Chechnya, according to the Russian Federal authorities, is returning to a state of normalcy after decades of unrest. A process of "Chechenization" is supposed to be underway, transferring the task of law-enforcement to pro-Moscow Chechen officials who are generally assumed to have given up any sympathies they might have had for separatism or national independence. The government they represent, led by the 3-year-old premier Ramzan Kadyrov, is presented to the nations of the West as an example of how radical Islam can be defeated and made to obey.
Yet there are many signs that this is far from what is actually happening on the ground. Indeed, if one looks closely, one discovers that not only is the closure of independent mosques leading, as Anna Neistat reported in the London Review of Books in July, to a re-radicalization of Chechen youth -- the Kadyrov regime itself is increasingly showing itself to be as ruthless and bloody as the Islamists it professes to replace. C.J. Chivers, whose shattering, extensive account of the Beslan tragedy, The School, aroused empathy and horror throughout the world, has written for the New York Times a description of what happened to a Chechen woman who because of some aspects of her family life managed to incur the violent wrath and vindictiveness of the local security forces:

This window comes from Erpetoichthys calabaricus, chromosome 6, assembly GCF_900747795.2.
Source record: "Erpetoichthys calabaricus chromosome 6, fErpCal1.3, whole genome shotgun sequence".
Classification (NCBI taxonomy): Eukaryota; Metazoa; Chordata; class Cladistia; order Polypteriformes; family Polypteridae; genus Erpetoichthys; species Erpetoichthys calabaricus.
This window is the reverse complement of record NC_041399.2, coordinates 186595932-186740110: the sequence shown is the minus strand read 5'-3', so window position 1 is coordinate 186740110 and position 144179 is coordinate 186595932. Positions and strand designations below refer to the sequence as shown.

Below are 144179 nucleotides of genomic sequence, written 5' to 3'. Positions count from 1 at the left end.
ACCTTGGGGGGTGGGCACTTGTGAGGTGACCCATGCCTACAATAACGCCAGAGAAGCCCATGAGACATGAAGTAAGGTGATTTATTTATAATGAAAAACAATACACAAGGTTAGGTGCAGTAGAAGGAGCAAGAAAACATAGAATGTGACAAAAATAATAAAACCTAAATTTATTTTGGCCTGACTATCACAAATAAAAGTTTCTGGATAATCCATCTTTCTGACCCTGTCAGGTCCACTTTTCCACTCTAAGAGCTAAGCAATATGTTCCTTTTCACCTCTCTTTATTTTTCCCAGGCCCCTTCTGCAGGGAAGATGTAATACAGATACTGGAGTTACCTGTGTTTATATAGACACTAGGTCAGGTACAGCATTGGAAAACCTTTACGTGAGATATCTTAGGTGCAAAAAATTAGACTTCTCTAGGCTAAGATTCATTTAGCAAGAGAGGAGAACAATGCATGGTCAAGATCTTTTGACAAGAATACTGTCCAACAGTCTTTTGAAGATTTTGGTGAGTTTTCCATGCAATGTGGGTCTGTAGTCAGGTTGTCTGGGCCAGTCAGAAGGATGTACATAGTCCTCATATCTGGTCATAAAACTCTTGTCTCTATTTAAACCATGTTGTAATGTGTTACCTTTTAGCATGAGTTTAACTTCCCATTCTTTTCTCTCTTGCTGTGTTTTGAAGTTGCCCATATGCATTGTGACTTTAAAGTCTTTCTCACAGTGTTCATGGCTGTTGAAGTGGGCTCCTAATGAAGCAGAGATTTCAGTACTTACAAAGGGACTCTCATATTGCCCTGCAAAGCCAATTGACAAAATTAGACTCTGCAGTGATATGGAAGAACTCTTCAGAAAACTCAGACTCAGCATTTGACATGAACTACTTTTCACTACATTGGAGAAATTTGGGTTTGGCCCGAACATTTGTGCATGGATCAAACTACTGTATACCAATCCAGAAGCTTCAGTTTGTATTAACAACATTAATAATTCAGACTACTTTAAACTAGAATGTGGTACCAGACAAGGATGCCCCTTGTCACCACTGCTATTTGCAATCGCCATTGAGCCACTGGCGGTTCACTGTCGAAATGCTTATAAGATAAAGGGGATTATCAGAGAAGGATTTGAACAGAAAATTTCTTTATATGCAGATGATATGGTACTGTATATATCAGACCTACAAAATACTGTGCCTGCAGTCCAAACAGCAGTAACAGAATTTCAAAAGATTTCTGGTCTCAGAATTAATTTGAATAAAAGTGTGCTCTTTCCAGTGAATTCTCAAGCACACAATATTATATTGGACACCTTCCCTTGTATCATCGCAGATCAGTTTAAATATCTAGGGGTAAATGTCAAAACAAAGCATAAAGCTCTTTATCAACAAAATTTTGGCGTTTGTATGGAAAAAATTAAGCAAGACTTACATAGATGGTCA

The humiliation of Malika Soltayeva, a pregnant Chechen woman suspected of adultery, was ferocious and swift.
Ms. Soltayeva, 23, had been away from home for a month and was reported missing by her family. When she returned, her husband accused her of infidelity and banished her from their apartment. The local authorities found her at her aunt’s residence. They said they had a few questions.
What followed was no investigation. In a law enforcement compound in this town in east-central Chechnya, the men who served as Argun’s police sheared away her hair and her eyebrows and painted her scalp green, the color associated with Islam. A thumb-thick cross was smeared on her brow.
Ms. Soltayeva, a Muslim, had slept with a Christian Russian serviceman, they said. Her scarlet letter would be an emerald cross. She was forced to confess, ordered to strip, and beaten with wooden rods and hoses on her buttocks, arms, legs, hands, stomach and back.
“Turn and be condemned by Allah,” one of her tormentors said, demanding that she position herself so he could strike her more squarely.
The torture of Ms. Soltayeva, recorded on a video obtained by The New York Times, and other recent brutish acts and instances of religious policing, raise questions about Chechnya’s direction.
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